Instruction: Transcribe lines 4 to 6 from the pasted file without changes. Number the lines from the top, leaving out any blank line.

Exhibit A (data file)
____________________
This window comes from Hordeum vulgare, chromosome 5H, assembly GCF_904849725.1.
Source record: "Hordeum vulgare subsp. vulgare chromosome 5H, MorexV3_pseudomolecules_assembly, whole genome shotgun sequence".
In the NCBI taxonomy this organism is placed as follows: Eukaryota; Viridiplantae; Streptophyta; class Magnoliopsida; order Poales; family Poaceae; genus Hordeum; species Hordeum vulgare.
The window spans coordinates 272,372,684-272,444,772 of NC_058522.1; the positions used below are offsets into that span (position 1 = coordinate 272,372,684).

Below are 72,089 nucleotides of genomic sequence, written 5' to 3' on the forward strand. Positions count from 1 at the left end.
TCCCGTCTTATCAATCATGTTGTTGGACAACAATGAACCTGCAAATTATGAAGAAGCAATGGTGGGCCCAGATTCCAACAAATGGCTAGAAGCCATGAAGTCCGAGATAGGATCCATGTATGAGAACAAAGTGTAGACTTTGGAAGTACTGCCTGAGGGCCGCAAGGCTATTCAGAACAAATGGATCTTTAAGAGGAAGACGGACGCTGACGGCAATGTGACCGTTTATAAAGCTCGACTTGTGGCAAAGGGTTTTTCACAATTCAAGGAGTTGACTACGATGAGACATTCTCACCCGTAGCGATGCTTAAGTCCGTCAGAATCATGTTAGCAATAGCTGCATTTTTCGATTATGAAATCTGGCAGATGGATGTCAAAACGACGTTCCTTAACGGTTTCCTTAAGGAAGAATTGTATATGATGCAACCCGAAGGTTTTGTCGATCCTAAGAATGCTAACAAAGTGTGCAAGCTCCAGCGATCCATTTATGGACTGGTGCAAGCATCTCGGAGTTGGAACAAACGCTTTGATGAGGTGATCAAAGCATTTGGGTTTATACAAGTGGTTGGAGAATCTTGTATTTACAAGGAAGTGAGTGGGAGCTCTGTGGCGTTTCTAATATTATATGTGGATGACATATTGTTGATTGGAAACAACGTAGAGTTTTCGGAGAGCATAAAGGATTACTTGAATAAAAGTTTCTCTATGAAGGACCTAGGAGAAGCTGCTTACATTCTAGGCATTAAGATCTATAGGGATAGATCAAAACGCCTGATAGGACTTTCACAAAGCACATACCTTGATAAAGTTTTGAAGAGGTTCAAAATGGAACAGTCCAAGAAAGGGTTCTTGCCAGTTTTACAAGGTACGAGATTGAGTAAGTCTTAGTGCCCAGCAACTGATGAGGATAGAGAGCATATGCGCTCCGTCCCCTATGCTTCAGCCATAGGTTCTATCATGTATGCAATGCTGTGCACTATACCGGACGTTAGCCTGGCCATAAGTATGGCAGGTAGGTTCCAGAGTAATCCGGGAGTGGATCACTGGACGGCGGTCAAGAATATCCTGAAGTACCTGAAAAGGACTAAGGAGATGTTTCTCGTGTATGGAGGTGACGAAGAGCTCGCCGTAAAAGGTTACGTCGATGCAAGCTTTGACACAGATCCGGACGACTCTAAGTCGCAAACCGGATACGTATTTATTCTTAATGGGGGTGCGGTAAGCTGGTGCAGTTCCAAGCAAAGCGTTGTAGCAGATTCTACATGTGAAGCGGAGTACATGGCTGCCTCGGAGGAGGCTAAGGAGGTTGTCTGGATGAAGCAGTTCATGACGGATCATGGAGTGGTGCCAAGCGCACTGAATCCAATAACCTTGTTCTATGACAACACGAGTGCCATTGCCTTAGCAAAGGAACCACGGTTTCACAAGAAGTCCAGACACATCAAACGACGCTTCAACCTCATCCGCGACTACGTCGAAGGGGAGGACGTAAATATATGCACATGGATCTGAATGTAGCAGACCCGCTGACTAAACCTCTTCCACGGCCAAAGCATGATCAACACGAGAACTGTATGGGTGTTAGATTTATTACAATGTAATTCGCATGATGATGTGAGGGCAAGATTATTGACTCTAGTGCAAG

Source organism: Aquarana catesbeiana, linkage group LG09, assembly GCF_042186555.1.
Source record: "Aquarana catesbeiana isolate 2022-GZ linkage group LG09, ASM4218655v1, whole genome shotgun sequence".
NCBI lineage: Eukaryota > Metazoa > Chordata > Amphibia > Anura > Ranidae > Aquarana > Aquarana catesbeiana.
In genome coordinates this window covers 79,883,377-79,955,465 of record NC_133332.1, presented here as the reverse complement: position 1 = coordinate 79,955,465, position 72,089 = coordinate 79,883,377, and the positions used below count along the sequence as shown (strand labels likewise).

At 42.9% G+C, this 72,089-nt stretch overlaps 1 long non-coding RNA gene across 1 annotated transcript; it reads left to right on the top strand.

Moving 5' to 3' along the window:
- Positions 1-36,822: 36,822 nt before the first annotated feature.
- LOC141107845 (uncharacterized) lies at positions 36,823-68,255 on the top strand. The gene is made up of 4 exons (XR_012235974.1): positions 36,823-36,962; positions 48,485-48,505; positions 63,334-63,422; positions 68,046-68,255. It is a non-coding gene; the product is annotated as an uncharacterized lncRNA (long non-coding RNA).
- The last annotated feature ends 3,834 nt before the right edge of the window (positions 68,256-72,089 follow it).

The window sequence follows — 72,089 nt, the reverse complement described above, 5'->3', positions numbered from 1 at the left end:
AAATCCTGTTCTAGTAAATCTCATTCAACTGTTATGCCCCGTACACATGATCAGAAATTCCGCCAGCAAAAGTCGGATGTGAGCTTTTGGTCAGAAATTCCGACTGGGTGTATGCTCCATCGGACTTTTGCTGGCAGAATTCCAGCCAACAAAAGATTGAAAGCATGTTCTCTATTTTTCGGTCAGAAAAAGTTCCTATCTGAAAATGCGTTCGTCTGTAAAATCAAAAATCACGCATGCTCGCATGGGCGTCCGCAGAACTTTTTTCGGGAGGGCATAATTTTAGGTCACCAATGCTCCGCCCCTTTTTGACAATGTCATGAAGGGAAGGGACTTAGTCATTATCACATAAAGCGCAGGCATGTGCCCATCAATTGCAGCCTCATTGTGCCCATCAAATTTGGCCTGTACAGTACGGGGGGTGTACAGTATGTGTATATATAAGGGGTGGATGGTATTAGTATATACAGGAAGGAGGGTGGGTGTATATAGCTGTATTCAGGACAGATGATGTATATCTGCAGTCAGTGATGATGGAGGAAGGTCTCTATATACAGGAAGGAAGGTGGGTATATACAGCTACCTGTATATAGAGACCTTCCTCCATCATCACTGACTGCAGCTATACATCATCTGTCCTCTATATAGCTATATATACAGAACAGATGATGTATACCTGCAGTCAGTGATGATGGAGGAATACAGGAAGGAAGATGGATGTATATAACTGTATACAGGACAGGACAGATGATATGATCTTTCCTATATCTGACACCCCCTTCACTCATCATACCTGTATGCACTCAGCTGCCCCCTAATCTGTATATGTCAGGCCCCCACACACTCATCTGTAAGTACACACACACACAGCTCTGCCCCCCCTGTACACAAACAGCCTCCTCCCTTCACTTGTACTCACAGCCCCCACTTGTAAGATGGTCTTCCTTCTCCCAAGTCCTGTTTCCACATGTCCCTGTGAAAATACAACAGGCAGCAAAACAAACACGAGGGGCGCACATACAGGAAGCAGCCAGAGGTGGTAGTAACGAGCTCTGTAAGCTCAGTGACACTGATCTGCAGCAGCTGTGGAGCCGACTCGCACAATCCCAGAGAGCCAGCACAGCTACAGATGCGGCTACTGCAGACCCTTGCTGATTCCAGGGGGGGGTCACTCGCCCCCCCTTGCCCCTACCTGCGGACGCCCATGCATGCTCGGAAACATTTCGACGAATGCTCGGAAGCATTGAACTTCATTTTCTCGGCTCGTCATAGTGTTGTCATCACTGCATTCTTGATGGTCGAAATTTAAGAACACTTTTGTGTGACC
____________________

The window spans coordinates 272,372,684-272,444,772 of NC_058522.1; the positions used below are offsets into that span (position 1 = coordinate 272,372,684).

Below are 72,089 nucleotides of genomic sequence, written 5' to 3' on the forward strand. Positions count from 1 at the left end.
TCCCGTCTTATCAATCATGTTGTTGGACAACAATGAACCTGCAAATTATGAAGAAGCAATGGTGGGCCCAGATTCCAACAAATGGCTAGAAGCCATGAAGTCCGAGATAGGATCCATGTATGAGAACAAAGTGTAGACTTTGGAAGTACTGCCTGAGGGCCGCAAGGCTATTCAGAACAAATGGATCTTTAAGAGGAAGACGGACGCTGACGGCAATGTGACCGTTTATAAAGCTCGACTTGTGGCAAAGGGTTTTTCACAATTCAAGGAGTTGACTACGATGAGACATTCTCACCCGTAGCGATGCTTAAGTCCGTCAGAATCATGTTAGCAATAGCTGCATTTTTCGATTATGAAATCTGGCAGATGGATGTCAAAACGACGTTCCTTAACGGTTTCCTTAAGGAAGAATTGTATATGATGCAACCCGAAGGTTTTGTCGATCCTAAGAATGCTAACAAAGTGTGCAAGCTCCAGCGATCCATTTATGGACTGGTGCAAGCATCTCGGAGTTGGAACAAACGCTTTGATGAGGTGATCAAAGCATTTGGGTTTATACAAGTGGTTGGAGAATCTTGTATTTACAAGGAAGTGAGTGGGAGCTCTGTGGCGTTTCTAATATTATATGTGGATGACATATTGTTGATTGGAAACAACGTAGAGTTTTCGGAGAGCATAAAGGATTACTTGAATAAAAGTTTCTCTATGAAGGACCTAGGAGAAGCTGCTTACATTCTAGGCATTAAGATCTATAGGGATAGATCAAAACGCCTGATAGGACTTTCACAAAGCACATACCTTGATAAAGTTTTGAAGAGGTTCAAAATGGAACAGTCCAAGAAAGGGTTCTTGCCAGTTTTACAAGGTACGAGATTGAGTAAGTCTTAGTGCCCAGCAACTGATGAGGATAGAGAGCATATGCGCTCCGTCCCCTATGCTTCAGCCATAGGTTCTATCATGTATGCAATGCTGTGCACTATACCGGACGTTAGCCTGGCCATAAGTATGGCAGGTAGGTTCCAGAGTAATCCGGGAGTGGATCACTGGACGGCGGTCAAGAATATCCTGAAGTACCTGAAAAGGACTAAGGAGATGTTTCTCGTGTATGGAGGTGACGAAGAGCTCGCCGTAAAAGGTTACGTCGATGCAAGCTTTGACACAGATCCGGACGACTCTAAGTCGCAAACCGGATACGTATTTATTCTTAATGGGGGTGCGGTAAGCTGGTGCAGTTCCAAGCAAAGCGTTGTAGCAGATTCTACATGTGAAGCGGAGTACATGGCTGCCTCGGAGGAGGCTAAGGAGGTTGTCTGGATGAAGCAGTTCATGACGGATCATGGAGTGGTGCCAAGCGCACTGAATCCAATAACCTTGTTCTATGACAACACGAGTGCCATTGCCTTAGCAAAGGAACCACGGTTTCACAAGAAGTCCAGACACATCAAACGACGCTTCAACCTCATCCGCGACTACGTCGAAGGGGAGGACGTAAATATATGCACATGGATCTGAATGTAGCAGACCCGCTGACTAAACCTCTTCCACGGCCAAAGCATGATCAACACGAGAACTGTATGGGTGTTAGATTTATTACAATGTAATTCGCATGATGATGTGAGGGCAAGATTATTGACTCTAGTGCAAG